As I pointed out earlier, Clause 216 provides the new offence of imprisonment for public protection of sexual and violent offenders, aged 18 or over, who have been assessed to be dangerous. It is just those who are perceived as being dangerous who will be subject to the provisions.
Sexual and violent offenders who have been assessed as dangerous and who have committed "a serious offence" that carries a sentence of 10 years or more, as defined by Clause 215, must be sentenced either to imprisonment for public protection or to a discretionary life sentence. At the moment, all offenders other than those who have been sentenced to life imprisonment must be released after they have served two-thirds of their sentence, regardless of whether they continue to pose a serious risk to the public. There will be those who pose that risk, but they will be discharged.
The new sentence will ensure that such offenders cannot be released until their risk is considered manageable in the community. It therefore provides for indeterminate custody for that small group of offenders for whom a determinate sentence would not provide a sufficient guarantee of public safety. However, that must be seen in the context of everything that we are trying to achieve in prisons; that is, first, to address the nature of the underlying
I obviously take account of the concerns expressed by the noble Lord, which were echoed by the noble Lord, Lord Thomas of Gresford. He said that if such offenders are to stay in prison for a very long time we should look seriously at how they are accommodated and the kind of conditions that we make available to them. I reassure the noble Lord that we intend to make sure that all prisoners benefit from the risk assessment procedure. If we are able to roll it out, and we hope to be able to do so over a period of time, the Prison Service will have the kind of tools necessary to make the assessment which will help to bring about change, but which will also identify those people who may not be as amenable to change as we would like and who therefore continue to pose a risk to members of the public.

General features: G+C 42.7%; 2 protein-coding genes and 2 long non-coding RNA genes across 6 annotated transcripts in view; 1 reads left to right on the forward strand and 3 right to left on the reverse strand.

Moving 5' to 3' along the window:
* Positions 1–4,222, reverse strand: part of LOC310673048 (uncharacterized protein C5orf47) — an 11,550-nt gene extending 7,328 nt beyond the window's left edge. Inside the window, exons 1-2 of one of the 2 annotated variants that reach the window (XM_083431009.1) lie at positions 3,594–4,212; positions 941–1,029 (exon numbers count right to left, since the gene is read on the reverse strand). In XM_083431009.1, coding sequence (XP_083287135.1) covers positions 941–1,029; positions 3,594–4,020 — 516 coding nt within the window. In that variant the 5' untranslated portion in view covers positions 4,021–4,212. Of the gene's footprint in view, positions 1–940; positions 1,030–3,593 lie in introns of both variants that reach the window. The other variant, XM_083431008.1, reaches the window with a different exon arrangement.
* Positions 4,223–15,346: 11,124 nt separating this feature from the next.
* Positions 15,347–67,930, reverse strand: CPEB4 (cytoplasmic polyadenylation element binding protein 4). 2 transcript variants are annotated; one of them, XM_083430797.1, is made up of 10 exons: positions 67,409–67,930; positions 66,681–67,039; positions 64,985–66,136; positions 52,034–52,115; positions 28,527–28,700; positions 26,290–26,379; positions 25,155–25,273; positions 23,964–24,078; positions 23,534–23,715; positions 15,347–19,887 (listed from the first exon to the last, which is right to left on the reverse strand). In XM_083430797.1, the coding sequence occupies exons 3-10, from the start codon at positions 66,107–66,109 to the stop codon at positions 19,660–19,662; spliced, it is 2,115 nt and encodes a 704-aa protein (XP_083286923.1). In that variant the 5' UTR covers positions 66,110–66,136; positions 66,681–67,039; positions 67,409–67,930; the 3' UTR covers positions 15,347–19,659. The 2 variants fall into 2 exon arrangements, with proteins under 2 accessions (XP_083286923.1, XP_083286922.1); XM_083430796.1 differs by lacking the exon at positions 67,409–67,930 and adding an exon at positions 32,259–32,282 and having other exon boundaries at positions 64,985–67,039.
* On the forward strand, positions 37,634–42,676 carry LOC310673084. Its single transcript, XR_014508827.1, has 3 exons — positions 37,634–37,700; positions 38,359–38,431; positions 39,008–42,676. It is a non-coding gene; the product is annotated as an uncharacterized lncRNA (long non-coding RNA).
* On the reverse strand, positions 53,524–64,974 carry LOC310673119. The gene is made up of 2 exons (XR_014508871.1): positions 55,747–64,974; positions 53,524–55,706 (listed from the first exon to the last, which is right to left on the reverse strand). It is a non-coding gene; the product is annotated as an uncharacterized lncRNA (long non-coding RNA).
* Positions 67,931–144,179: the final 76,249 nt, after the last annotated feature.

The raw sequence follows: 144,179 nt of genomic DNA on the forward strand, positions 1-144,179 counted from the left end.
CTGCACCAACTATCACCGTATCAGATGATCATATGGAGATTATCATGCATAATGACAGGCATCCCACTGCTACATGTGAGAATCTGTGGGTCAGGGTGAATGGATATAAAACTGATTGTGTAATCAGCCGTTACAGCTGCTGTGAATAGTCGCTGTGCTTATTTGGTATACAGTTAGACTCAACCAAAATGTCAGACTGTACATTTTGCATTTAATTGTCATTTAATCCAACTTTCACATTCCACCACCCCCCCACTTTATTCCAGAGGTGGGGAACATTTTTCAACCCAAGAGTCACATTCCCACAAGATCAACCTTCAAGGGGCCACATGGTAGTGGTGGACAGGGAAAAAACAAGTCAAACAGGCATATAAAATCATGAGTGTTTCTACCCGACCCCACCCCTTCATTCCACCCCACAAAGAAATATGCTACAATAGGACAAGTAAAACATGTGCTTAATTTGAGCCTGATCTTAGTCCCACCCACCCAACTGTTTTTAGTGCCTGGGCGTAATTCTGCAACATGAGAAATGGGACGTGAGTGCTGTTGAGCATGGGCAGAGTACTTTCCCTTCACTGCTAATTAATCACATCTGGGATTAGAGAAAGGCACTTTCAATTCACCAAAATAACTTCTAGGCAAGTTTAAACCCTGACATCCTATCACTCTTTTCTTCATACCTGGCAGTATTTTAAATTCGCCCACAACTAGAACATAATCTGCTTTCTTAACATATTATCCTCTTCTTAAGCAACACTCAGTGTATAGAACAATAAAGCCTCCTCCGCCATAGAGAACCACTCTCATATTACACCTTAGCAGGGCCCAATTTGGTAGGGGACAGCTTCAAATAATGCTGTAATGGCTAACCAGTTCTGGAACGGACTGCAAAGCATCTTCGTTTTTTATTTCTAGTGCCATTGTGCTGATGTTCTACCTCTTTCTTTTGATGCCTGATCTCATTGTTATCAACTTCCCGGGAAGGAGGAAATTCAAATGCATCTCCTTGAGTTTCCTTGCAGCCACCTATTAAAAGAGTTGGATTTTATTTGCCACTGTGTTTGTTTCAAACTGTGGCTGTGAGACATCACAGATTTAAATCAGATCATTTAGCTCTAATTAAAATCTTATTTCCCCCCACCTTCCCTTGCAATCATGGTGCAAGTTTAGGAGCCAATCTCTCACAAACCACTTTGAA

Noble Lords will know that, tragically, there have been occasions when people have been released from custody and have re-offended in a relatively short compass. We wish to reduce the number of cases in which that happens. The only way we can do that is by instituting appropriate risk assessments on behalf of all the criminal justice agencies to try to limit the prospect of that happening. I understand the concerns of the noble Lord, but we consider the provisions to be helpful.
Lord Monson: I am grateful to the noble Baroness for that explanation. I believe I understand entirely what the Government are trying to do and the noble Baroness has made a good case for it. I merely ask that those who are kept on in prison beyond the normal time at which they would expect to be released, for the purposes of prevention rather than punishment, should be kept in as comfortable conditions as possible consistent with security.
Baroness Scotland of Asthal: We share that aspiration and we intend to do all we can to make sure that each prisoner is appropriately housed, bearing in mind the risks that they pose and the needs that they may have.
The noble Baroness said: In moving Amendment No. 198, I shall speak also to Amendments Nos. 199 and 200. All of these are minor drafting changes to the sexual and violent offences listed in Schedules 13 and 14 that may trigger the new sentences for dangerous offenders. These amendments are consequential to the changes in the Scottish and Northern Irish legislation. I beg to move.
"87A An offence under Article 20 of the Criminal Justice (Northern Ireland) Order 2003 (S.I. 2003/1247 (N.I. 13)) (assault with intent to commit buggery).
87B An offence under Article 21 of that Order (indecent assault on a male)."